Getting there

Townsville, Cairns and Port Douglas are the main launch points for the reef. Overseas visitors often fly direct to Brisbane and then transfer to a connecting flight from there. There are regular flights to Hamilton Island, the gateway to the Whitsunday Islands.

Cairns is a popular place to get a dive licence

Prices in Cairns are competitive, training will be in a pool and final dives will be on the reef. In high-jelly season (November-March) stinger suits will be part of any good tour package.
Diving is better further north in the Ospreys or south on the Yongala wreck (neither of which are actually the GBR), while Lady Elliot Island, the Barrier Reef’s last gasp way down south offers some good dive sites.

Humphead wrasse looking worried, Great Barrier Reef, Australia

A Humphead wrasse looking worried about his dinner plans, Great Barrier Reef. Photo by Leonard Low.

Death and destruction of the Great Barrier Reef, from the UK Guardian newspaper

More evidence of coral bleaching on the Great Barrier Reef has emerged ahead of surveys that will confirm whether an underwater heatwave has caused widespread damage for an unprecedented second year in a row.

Photos and footage taken by marine biologist Brett Monroe Garner at a reef between Port Douglas and Cairns – south of the hardest-hit northern section of the reef last year – indicate severe bleaching of corals he said were “full of colour and life” just months ago.

Climate change impact on Australia may be irreversible, five-yearly report says.

The scale of bleaching will be confirmed through surveys by reef scientists and the Great Barrier Reef Marine Park Authority, which is due to release some findings on Friday from aerial inspections on Thursday.

The prospect of widespread damage compounds fears for the survival of coral already stressed by the reef’s worst ever bleaching event in 2016, which killed off 22% of coral in one hit.

Coral recovery has been challenged by stubbornly high sea surface temperatures over the 12 months since, including through winter.

It follows pictures of newly bleached coral taken in recent weeks at Moore Reef, near Cairns, by the reef scientist Tyrone Ridgway, as well as by divers further south near Palm Island.

Garner, who has been documenting the bleaching with Greenpeace, said: “I’ve been photographing this area of the reef for several years now and what we’re seeing is unprecedented.

“In these photos nearly 100% of the corals are bleaching and who knows how many will recover? Algae is already beginning to overgrow many of the corals.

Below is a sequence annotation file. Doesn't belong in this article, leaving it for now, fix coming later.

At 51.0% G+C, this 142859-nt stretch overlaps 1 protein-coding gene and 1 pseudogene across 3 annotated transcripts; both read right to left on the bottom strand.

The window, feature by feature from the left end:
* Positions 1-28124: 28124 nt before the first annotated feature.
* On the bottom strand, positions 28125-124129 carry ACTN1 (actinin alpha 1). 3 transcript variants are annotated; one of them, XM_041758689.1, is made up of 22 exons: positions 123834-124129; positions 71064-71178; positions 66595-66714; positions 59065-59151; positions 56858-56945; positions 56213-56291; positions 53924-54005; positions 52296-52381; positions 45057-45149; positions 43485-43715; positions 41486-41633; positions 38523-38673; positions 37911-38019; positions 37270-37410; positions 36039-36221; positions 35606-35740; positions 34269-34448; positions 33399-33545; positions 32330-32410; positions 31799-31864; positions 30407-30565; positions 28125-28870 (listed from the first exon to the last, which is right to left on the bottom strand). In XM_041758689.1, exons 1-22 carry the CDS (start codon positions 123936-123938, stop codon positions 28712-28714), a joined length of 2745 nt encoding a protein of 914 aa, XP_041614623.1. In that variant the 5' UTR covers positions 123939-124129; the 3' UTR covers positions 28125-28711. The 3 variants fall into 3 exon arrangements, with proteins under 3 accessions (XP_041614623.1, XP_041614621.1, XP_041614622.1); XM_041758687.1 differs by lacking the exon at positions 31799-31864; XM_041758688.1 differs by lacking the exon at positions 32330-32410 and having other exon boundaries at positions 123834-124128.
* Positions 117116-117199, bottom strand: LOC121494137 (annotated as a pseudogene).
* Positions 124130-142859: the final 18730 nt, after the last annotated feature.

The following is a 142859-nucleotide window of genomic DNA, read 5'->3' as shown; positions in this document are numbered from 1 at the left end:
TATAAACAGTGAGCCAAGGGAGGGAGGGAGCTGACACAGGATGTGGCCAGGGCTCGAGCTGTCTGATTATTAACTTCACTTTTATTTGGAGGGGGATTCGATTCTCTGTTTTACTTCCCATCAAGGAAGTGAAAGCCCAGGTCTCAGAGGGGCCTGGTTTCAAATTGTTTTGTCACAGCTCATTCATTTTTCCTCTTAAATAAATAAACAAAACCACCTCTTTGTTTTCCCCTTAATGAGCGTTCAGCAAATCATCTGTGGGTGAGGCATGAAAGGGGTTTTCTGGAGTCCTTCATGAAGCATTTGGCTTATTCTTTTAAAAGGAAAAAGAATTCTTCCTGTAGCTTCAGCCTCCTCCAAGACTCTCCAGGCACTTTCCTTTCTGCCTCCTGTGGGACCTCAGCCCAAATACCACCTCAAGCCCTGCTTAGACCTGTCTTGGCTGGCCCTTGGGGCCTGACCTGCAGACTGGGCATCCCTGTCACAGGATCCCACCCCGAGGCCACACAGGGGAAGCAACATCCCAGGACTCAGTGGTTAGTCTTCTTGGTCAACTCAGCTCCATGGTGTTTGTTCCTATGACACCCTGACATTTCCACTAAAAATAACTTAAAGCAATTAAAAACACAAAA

“Just a few months ago, these corals were full of colour and life. Now, everywhere you look is white. The corals aren’t getting the chance to bounce back from last year’s bleaching event. If this is the new normal, we’re in trouble.”

The bleaching has prompted Terry Hughes, a leading reef scientist at James Cook University who is also with the National Coral Bleaching Taskforce, to embark on a week-long aerial survey of the reef from next Wednesday.

The survey will replicate one last year that drew global attention to the extent of damage to the natural wonder.

He said indications from underwater thermometers were that although sea surface temperatures were lower than this time last year, they had been above average over the last year, including through winter.

Bleaching occurs when warm waters prompt coral to expel algae living within their tissues, turning white.

The coral may die in the six to 12 months after bleaching, meaning the level of mortality on the reef will not be determined until later in the year.

The world heritage-list reef was spared an “in danger” listing by Unesco in 2015 but environmental groups argue it remains on the organisation’s “watch list”.

The Australian and Queensland governments, which are obliged to show how they are jointly managing the reef’s long-term conservation, acknowledge climate change is its main threat.

The Queensland Labor government, which is focused on improving water quality after its bid to pass tree-clearing laws to curb emissions – a key plank of Australia’s reef conservation plan – failed, has urged its federal counterpart to price carbon.

However, the federal environment minister, Josh Frydenberg, at the start of a review of the government’s climate change policies earlier this year, was forced to rule out pricing carbon after a brief internal revolt.

The Greenpeace campaigner Alix Foster Vander Elst said the Australian and Queensland governments should rethink their support of the giant proposed Adani coalmine, given its potential contribution to climate change.

“We have on our doorstep the clearest signal that climate change is happening, and that governments aren’t moving fast enough to stop it,” Elst said. “Tackling climate change is the only real solution here and that starts by stopping public funding for climate-killing coal projects.”